Pauline, if you take Québec out of Canada, you have to understand that you won’t be able to continue to threaten Canada to get your way. Once you’re gone, you can do whatever you want within your new country, but your influence will stop at the border. And make no mistake, there will be a border. Whether your people will need a passport or whether they’ll have to pay a toll when they cross this border is our decision, not yours.

If you want to take your people out of Canada so you can make your own decisions, have the decency to acknowledge that making decisions also involves accepting the consequences, whether good or bad. Unfortunately for everyone, you’re following the typical separatist strategy of promoting the positives, and incorrectly claiming that there are no negative aspects. Those with half a brain will know you’re lying, and the rest will come for you with torches in hand, once Québec separates. Is that what you want?

Posted in idiocy, politics, Québec | 1 Response

Don’t spy on me

February 11 was The Day We Fight Back against mass surveilance. Conceived in the U.S. to focus the protest against NSA surveillance of U.S. citizens, Open Media Canada adopted the occasion to protest the same type of mass surveillance carried out by the Communications Security Establishment (CSE) against Canadian citizens. I happily took advantage of the day to tell my MP how I feel. Coincidentally, he’s also the Minister responsible for the CSE.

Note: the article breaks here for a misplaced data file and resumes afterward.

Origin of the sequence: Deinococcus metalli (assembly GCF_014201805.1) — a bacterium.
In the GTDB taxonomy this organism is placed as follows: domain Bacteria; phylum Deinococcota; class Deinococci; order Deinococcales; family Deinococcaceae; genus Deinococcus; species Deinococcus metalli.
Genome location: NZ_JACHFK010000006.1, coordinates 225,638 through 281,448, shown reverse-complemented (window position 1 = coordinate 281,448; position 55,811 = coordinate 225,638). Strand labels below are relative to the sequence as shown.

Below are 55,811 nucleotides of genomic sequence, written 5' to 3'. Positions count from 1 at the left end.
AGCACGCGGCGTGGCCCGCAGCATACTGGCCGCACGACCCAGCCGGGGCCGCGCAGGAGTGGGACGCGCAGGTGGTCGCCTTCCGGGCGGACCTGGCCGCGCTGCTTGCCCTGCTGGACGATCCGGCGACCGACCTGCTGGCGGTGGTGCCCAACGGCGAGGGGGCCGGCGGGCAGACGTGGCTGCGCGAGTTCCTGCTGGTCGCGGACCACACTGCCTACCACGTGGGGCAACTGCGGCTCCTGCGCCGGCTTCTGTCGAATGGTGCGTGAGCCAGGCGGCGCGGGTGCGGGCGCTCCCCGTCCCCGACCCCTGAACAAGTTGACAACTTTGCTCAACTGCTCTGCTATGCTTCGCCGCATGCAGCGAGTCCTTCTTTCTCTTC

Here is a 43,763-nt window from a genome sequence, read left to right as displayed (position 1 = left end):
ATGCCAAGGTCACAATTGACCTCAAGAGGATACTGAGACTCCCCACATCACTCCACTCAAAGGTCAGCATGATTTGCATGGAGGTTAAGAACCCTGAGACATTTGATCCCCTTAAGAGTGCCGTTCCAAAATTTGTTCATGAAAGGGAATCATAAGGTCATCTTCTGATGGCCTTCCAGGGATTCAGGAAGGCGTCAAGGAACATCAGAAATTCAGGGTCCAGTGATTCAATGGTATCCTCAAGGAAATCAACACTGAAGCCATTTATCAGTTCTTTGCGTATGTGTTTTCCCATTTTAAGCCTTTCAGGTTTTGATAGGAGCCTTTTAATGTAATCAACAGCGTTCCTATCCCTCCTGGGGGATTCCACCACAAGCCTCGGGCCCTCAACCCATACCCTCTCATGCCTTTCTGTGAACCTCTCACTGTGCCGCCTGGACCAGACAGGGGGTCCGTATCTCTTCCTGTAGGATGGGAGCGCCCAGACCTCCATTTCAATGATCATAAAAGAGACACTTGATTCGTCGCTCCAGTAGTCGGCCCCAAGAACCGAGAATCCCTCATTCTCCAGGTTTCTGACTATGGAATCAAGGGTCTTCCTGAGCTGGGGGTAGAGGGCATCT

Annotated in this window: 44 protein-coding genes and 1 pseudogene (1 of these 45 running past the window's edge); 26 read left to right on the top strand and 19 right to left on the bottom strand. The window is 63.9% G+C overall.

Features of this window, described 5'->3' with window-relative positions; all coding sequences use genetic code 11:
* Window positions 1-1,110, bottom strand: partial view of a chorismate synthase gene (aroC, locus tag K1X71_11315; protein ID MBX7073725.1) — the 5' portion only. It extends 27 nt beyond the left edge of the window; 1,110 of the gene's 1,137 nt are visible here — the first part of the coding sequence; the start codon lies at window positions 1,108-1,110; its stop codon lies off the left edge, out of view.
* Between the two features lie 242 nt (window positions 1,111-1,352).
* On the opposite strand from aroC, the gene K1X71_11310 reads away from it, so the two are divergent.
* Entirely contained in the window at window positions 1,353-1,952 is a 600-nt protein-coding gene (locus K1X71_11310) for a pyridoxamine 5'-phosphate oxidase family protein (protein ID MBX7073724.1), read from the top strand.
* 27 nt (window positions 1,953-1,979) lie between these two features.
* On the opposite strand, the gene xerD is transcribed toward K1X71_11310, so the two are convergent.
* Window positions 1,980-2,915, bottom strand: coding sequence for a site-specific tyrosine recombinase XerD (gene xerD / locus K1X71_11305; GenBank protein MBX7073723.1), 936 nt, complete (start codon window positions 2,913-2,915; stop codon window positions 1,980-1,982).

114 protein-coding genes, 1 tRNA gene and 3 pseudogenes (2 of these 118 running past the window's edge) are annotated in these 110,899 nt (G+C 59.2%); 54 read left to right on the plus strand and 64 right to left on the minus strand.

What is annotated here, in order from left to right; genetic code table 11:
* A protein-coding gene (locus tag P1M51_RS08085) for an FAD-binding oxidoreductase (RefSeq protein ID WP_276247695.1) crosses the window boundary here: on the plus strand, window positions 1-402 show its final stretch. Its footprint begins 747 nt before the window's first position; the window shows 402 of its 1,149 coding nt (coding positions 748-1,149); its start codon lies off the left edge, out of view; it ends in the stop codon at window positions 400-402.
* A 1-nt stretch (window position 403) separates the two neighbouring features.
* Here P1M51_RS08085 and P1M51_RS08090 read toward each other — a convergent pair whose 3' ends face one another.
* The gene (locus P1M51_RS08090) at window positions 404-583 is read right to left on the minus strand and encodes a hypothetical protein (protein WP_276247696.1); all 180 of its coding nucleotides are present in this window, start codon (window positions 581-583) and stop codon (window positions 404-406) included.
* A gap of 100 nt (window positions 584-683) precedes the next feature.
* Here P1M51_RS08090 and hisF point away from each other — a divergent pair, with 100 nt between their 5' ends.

From: Rick Pali [rpali@alienshore.com]
Sent: February 11, 2014 1:28 PM
To: rob.nicholson.a1@parl.gc.ca
Subject: We don’t want to be spied upon!

Today is #TheDayWeFightBack and I want to state in the strongest terms that law-abiding Canadians do not want their own government spying on them. Whether my calls, e-mail, web-traffic, or my meta-data, it’s not the government’s business unless a judge says otherwise.

And it’s doubly insulting that we have to pay for it.

Stop spying on us.

I was surprised when a reply arrived. It’s not the type of message for which I would expect a reply. I was less surprised that the reply arrived three weeks after I’d written. At this rate, the next time I write and receive a reply, it’ll be months in coming. Anyway, here’s what I got:

From: <dnd_mdn@forces.gc.ca>
Subject: RE: We don’t want to be spied upon!
Date: March 5, 2014 at 3:22:26 PM EST
To: <rpali@alienshore.com>

Dear Mr. Pali:

As the Minister responsible for the Communications Security Establishment (CSE), I want to thank you for sharing your concerns about privacy issues.

CSE’s role is to collect foreign intelligence to protect Canada and Canadians from threats at home and around the world. CSE is also responsible for protecting government computer networks and systems, as well as the information that they contain.

In fulfilling these roles, CSE considers respecting the privacy of Canadians to be its most important principle. I can assure you that all of CSE’s activities are conducted in full compliance with Canadian law. This includes the National Defence Act, the Privacy Act, the Charter of

Rights and Freedoms, and the Criminal Code. Under the law, CSE does not target the communications of Canadians anywhere or of any person in Canada through its foreign intelligence activities.

The independent CSE Commissioner, a supernumerary judge, reviews CSE activities to ensure that they comply with the law. The Commissioner and his staff have full access to CSE facilities, staff, and records. The Commissioner has never found CSE to have acted unlawfully. In fact, he has specifically noted CSE’s culture of lawful compliance and genuine concern for protecting the privacy of Canadians.